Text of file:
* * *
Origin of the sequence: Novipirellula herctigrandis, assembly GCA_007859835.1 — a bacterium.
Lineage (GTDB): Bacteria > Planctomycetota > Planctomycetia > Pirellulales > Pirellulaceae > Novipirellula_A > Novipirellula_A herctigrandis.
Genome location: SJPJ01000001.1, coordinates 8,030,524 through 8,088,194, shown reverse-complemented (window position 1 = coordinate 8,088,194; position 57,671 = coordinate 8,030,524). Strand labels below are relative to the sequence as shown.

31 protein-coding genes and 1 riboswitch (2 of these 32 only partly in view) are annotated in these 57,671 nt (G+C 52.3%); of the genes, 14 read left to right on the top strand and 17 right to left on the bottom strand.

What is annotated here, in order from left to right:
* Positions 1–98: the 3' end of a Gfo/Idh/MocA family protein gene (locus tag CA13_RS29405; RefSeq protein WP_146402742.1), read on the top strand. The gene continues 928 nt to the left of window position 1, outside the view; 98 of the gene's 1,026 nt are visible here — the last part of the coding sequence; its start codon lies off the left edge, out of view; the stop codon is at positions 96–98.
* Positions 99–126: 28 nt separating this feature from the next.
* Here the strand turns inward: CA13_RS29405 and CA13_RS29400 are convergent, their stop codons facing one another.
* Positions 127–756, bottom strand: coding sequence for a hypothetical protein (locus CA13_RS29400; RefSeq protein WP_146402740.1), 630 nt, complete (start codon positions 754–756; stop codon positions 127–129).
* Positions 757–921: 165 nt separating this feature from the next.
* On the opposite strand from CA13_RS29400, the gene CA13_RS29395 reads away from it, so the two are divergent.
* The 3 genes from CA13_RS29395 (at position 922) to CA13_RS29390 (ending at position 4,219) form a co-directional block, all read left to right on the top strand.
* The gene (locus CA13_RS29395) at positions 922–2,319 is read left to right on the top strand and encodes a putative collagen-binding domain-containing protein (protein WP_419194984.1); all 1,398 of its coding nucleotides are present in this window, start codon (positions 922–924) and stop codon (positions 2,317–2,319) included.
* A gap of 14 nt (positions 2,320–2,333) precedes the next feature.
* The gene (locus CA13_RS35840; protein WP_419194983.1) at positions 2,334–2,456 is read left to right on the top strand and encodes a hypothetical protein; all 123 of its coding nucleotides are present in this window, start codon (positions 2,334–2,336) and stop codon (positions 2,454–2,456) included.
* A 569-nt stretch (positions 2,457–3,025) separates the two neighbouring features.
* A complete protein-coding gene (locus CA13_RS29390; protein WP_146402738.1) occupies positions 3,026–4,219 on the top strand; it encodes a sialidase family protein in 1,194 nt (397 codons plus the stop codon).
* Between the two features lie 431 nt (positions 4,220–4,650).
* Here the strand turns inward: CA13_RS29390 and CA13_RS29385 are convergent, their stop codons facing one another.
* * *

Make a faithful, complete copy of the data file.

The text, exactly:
Origin of the sequence: Novipirellula herctigrandis, assembly GCA_007859835.1 — a bacterium.
Lineage (GTDB): Bacteria > Planctomycetota > Planctomycetia > Pirellulales > Pirellulaceae > Novipirellula_A > Novipirellula_A herctigrandis.
Genome location: SJPJ01000001.1, coordinates 8,030,524 through 8,088,194, shown reverse-complemented (window position 1 = coordinate 8,088,194; position 57,671 = coordinate 8,030,524). Strand labels below are relative to the sequence as shown.

31 protein-coding genes and 1 riboswitch (2 of these 32 only partly in view) are annotated in these 57,671 nt (G+C 52.3%); of the genes, 14 read left to right on the top strand and 17 right to left on the bottom strand.

What is annotated here, in order from left to right:
* Positions 1–98: the 3' end of a Gfo/Idh/MocA family protein gene (locus tag CA13_RS29405; RefSeq protein WP_146402742.1), read on the top strand. The gene continues 928 nt to the left of window position 1, outside the view; 98 of the gene's 1,026 nt are visible here — the last part of the coding sequence; its start codon lies off the left edge, out of view; the stop codon is at positions 96–98.
* Positions 99–126: 28 nt separating this feature from the next.
* Here the strand turns inward: CA13_RS29405 and CA13_RS29400 are convergent, their stop codons facing one another.
* Positions 127–756, bottom strand: coding sequence for a hypothetical protein (locus CA13_RS29400; RefSeq protein WP_146402740.1), 630 nt, complete (start codon positions 754–756; stop codon positions 127–129).
* Positions 757–921: 165 nt separating this feature from the next.
* On the opposite strand from CA13_RS29400, the gene CA13_RS29395 reads away from it, so the two are divergent.
* The 3 genes from CA13_RS29395 (at position 922) to CA13_RS29390 (ending at position 4,219) form a co-directional block, all read left to right on the top strand.
* The gene (locus CA13_RS29395) at positions 922–2,319 is read left to right on the top strand and encodes a putative collagen-binding domain-containing protein (protein WP_419194984.1); all 1,398 of its coding nucleotides are present in this window, start codon (positions 922–924) and stop codon (positions 2,317–2,319) included.
* A gap of 14 nt (positions 2,320–2,333) precedes the next feature.
* The gene (locus CA13_RS35840; protein WP_419194983.1) at positions 2,334–2,456 is read left to right on the top strand and encodes a hypothetical protein; all 123 of its coding nucleotides are present in this window, start codon (positions 2,334–2,336) and stop codon (positions 2,454–2,456) included.
* A 569-nt stretch (positions 2,457–3,025) separates the two neighbouring features.
* A complete protein-coding gene (locus CA13_RS29390; protein WP_146402738.1) occupies positions 3,026–4,219 on the top strand; it encodes a sialidase family protein in 1,194 nt (397 codons plus the stop codon).
* Between the two features lie 431 nt (positions 4,220–4,650).
* Here the strand turns inward: CA13_RS29390 and CA13_RS29385 are convergent, their stop codons facing one another.